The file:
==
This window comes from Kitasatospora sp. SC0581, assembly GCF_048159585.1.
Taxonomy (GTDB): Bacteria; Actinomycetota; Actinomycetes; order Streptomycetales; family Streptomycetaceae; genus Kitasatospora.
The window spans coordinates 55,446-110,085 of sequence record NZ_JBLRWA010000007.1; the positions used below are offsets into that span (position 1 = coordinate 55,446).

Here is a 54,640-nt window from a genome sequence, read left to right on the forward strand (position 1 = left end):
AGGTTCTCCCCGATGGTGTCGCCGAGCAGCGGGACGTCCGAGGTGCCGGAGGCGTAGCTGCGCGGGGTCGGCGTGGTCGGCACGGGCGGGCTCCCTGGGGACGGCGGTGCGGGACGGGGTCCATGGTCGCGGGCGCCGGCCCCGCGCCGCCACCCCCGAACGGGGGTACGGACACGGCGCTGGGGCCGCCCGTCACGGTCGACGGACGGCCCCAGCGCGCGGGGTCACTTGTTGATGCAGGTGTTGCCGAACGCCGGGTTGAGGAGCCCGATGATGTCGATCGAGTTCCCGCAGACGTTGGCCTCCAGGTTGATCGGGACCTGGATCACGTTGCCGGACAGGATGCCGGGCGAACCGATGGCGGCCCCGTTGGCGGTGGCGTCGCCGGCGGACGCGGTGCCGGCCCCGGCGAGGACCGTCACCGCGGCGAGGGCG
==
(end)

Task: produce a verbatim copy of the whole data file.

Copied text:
This window comes from Kitasatospora sp. SC0581, assembly GCF_048159585.1.
Taxonomy (GTDB): Bacteria; Actinomycetota; Actinomycetes; order Streptomycetales; family Streptomycetaceae; genus Kitasatospora.
The window spans coordinates 55,446-110,085 of sequence record NZ_JBLRWA010000007.1; the positions used below are offsets into that span (position 1 = coordinate 55,446).

Here is a 54,640-nt window from a genome sequence, read left to right on the forward strand (position 1 = left end):
AGGTTCTCCCCGATGGTGTCGCCGAGCAGCGGGACGTCCGAGGTGCCGGAGGCGTAGCTGCGCGGGGTCGGCGTGGTCGGCACGGGCGGGCTCCCTGGGGACGGCGGTGCGGGACGGGGTCCATGGTCGCGGGCGCCGGCCCCGCGCCGCCACCCCCGAACGGGGGTACGGACACGGCGCTGGGGCCGCCCGTCACGGTCGACGGACGGCCCCAGCGCGCGGGGTCACTTGTTGATGCAGGTGTTGCCGAACGCCGGGTTGAGGAGCCCGATGATGTCGATCGAGTTCCCGCAGACGTTGGCCTCCAGGTTGATCGGGACCTGGATCACGTTGCCGGACAGGATGCCGGGCGAACCGATGGCGGCCCCGTTGGCGGTGGCGTCGCCGGCGGACGCGGTGCCGGCCCCGGCGAGGACCGTCACCGCGGCGAGGGCG